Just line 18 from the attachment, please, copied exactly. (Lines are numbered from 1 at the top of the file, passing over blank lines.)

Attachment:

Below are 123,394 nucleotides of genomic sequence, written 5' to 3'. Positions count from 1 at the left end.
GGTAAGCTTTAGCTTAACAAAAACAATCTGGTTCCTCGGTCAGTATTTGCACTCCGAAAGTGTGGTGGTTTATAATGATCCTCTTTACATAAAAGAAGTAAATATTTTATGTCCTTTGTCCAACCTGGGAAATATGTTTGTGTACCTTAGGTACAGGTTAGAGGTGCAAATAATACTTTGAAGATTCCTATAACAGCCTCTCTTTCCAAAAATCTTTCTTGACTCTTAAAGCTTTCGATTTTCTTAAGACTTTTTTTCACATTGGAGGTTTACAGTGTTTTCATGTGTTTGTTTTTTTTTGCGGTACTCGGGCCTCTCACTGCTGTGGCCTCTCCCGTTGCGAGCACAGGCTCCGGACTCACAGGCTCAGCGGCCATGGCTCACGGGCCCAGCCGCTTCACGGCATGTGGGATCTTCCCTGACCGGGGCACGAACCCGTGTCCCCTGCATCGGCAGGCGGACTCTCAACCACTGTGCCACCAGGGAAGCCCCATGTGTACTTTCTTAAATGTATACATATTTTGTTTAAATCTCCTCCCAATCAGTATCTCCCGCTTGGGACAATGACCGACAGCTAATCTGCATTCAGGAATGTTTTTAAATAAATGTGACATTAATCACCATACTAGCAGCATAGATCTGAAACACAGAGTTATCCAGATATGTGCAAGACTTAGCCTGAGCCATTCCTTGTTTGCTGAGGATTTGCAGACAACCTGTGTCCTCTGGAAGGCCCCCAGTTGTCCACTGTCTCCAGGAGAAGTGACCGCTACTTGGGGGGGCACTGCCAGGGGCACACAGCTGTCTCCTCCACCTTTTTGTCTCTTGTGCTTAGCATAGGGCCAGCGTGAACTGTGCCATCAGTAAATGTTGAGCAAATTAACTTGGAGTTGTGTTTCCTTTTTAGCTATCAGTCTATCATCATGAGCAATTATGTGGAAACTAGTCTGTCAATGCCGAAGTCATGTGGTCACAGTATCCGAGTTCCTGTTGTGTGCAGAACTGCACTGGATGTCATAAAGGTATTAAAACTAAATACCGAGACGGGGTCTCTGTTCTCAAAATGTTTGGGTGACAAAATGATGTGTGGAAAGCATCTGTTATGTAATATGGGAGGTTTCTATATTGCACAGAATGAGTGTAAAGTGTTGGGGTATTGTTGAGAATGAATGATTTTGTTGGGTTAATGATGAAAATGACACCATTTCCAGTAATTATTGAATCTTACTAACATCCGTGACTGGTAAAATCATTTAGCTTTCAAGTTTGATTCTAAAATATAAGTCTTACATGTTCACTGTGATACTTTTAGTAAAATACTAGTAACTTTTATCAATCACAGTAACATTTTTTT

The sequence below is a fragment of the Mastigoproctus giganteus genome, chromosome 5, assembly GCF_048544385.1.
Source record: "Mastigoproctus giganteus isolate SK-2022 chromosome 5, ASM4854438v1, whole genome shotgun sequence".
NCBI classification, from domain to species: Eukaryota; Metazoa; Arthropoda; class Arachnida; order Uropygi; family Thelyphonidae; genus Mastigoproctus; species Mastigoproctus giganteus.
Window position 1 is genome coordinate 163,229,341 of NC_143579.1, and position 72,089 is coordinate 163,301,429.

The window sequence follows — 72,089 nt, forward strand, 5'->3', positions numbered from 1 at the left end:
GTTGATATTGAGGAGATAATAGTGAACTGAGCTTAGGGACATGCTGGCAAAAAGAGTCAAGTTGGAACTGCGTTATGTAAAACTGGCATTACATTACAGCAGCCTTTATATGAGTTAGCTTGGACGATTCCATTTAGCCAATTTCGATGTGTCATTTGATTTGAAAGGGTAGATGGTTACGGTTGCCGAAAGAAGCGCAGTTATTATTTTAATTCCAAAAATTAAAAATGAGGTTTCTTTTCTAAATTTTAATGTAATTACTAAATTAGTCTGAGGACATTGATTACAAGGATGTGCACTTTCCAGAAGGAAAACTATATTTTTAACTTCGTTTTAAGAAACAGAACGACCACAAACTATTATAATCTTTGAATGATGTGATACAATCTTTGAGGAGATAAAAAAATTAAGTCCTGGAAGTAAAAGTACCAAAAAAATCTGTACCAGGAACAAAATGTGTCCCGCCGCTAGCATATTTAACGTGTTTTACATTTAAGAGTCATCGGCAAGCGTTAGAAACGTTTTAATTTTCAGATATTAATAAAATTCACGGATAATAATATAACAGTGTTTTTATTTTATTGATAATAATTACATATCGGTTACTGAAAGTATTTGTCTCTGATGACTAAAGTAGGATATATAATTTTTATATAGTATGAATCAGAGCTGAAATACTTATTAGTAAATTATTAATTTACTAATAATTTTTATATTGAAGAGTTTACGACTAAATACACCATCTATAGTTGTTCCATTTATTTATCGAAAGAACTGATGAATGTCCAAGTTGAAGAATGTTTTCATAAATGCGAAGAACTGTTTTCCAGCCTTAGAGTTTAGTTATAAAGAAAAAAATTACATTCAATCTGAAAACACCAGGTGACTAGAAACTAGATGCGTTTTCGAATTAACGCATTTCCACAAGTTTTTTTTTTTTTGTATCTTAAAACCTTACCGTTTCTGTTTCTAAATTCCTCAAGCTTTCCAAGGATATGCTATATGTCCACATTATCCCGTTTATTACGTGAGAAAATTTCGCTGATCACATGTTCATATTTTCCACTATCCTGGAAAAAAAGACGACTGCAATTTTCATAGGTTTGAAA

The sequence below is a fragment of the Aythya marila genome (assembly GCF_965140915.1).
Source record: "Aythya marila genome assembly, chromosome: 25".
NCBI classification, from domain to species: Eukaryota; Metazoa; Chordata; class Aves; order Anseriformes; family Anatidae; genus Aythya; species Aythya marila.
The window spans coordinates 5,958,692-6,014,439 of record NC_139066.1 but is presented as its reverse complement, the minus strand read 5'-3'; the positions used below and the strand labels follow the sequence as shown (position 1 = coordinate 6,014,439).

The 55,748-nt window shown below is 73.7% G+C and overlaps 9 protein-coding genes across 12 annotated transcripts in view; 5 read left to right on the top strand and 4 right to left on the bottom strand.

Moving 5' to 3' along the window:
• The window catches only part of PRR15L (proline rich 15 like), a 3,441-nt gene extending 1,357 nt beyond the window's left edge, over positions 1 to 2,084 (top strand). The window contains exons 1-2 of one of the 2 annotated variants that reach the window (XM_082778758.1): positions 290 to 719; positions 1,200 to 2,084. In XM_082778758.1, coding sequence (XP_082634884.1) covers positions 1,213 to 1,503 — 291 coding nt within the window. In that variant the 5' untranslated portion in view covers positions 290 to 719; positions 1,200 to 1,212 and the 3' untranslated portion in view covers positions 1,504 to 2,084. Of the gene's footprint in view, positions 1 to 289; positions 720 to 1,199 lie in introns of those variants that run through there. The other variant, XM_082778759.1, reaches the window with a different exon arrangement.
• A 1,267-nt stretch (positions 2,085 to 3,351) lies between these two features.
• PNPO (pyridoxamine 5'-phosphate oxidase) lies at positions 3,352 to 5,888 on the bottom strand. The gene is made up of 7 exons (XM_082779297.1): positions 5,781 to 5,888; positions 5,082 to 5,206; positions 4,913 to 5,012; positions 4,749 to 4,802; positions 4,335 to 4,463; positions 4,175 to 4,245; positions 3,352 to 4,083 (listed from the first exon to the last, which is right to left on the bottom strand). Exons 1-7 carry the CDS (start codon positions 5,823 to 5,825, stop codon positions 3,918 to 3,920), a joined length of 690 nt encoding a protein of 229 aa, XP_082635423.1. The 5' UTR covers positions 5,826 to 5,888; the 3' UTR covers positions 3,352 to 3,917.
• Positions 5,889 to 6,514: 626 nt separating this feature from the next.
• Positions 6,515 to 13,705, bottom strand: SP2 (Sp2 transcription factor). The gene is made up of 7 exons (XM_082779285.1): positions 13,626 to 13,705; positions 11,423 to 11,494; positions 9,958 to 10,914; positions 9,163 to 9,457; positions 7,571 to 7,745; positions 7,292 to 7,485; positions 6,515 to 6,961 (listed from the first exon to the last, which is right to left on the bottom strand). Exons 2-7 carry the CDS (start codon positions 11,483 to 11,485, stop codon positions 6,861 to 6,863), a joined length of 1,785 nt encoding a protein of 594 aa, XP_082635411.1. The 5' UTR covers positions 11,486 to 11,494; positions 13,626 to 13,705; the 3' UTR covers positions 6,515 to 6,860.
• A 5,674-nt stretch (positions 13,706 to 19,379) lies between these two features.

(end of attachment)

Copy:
• Positions 5,889 to 6,514: 626 nt separating this feature from the next.